Japanese Laid-Open Patent Application No. JP-A-2002-124175 discloses a fuse-receiving structure compatible with both a mini-fuse and a low-height fuse. A cavity contains tabs to contact the fuse terminals. To limit the depth of insertion of the low height fuse, the structure has a stop member projecting upwardly between the tabs, to engage the lower end of the central portion of the low height fuse.
In view of the above problem, an object is to provide a fuse-receiving housing that can accommodate both the low height fuse and mini-fuse selectively, in a simple and effective manner.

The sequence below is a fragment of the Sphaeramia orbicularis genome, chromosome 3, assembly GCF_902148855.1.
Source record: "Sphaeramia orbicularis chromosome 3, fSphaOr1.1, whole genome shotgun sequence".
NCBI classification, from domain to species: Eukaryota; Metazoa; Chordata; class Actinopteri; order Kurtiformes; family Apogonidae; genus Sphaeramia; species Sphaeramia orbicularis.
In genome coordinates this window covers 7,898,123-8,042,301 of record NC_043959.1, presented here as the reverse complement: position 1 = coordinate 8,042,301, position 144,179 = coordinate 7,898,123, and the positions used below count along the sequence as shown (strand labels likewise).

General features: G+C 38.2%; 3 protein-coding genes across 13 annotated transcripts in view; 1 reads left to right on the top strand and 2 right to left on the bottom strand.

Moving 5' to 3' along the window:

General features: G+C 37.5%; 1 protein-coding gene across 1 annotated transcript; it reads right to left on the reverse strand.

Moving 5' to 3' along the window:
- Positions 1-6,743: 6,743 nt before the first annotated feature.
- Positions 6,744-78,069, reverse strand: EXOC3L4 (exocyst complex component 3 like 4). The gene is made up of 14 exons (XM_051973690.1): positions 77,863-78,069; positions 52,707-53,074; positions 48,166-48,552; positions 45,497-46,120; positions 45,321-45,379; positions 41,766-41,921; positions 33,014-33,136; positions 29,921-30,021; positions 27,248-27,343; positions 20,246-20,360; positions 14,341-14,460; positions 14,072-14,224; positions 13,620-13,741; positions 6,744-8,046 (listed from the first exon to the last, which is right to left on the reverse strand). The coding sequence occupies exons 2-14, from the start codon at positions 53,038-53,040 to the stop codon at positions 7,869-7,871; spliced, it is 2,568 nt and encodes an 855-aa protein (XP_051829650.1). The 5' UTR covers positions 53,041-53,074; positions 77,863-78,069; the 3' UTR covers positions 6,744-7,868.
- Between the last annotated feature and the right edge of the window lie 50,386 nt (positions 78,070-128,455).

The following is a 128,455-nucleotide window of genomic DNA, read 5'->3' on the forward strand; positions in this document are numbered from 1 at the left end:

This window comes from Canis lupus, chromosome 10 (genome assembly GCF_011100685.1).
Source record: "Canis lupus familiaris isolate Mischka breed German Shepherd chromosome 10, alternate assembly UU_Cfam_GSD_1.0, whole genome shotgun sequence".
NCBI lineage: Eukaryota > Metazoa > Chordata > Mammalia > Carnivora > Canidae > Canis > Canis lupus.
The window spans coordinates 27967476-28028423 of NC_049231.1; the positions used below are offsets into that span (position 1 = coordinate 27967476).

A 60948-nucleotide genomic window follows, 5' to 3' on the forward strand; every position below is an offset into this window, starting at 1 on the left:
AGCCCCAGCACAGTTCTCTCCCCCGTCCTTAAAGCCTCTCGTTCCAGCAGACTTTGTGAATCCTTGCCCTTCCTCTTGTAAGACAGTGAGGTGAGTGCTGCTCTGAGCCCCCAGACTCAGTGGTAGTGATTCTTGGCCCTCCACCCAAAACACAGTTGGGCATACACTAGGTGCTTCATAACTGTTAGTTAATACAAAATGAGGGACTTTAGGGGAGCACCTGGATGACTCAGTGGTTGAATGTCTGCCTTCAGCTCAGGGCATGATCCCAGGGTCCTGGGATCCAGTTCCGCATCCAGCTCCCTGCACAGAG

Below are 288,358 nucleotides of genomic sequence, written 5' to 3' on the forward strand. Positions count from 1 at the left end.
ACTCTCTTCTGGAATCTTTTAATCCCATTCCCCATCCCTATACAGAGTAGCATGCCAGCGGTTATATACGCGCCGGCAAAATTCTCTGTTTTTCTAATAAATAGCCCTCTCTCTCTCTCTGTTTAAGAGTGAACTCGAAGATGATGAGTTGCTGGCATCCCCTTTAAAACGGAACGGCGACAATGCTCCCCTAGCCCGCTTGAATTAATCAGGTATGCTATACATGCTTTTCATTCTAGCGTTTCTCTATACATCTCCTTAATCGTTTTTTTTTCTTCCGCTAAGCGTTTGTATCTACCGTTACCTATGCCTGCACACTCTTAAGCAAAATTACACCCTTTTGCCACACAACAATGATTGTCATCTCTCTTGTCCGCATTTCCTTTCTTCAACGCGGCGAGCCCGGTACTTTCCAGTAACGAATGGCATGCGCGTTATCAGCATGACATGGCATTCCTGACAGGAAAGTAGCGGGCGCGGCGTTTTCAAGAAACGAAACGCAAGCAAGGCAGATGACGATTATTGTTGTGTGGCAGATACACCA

In order to solve the above problems, a fuse-receiving structure is adapted to receive selectively both of a first type of fuse and a second type of fuse, which has a different shape from the first type. The first and second types of fuse each have a resin fuse body having a longitudinal direction, a fusible element is embedded therein, and input and output terminals projecting downwards in a vertical direction perpendicular to a longitudinal direction from respective end portions of the fuse body. A length of the input and output terminals in the vertical direction is shorter in the first type of fuse than in the second type of fuse. The fuse the fuse-receiving structure includes a housing that selectively receives one of the first type of fuse and the second type of fuse and includes a cavity defined by end walls that face each other, the cavity receiving at least a part of a fuse body of the received fuse, a pair of engagement ribs provided on the end walls, the engagement ribs projecting towards an opposite end wall, a sloped top surface positioned on each engagement rib, the sloped top surface sloping downwardly towards a sloped top surface of the other engagement rib to define a tapering gap therebetween and being positioned relative to each other to engage and support a lower surface portion of the received fuse thereby defining and limiting an insertion depth of the received fuse, and input and output terminal members that are positioned in the housing and contact respectively the input and output terminals of the received fuse.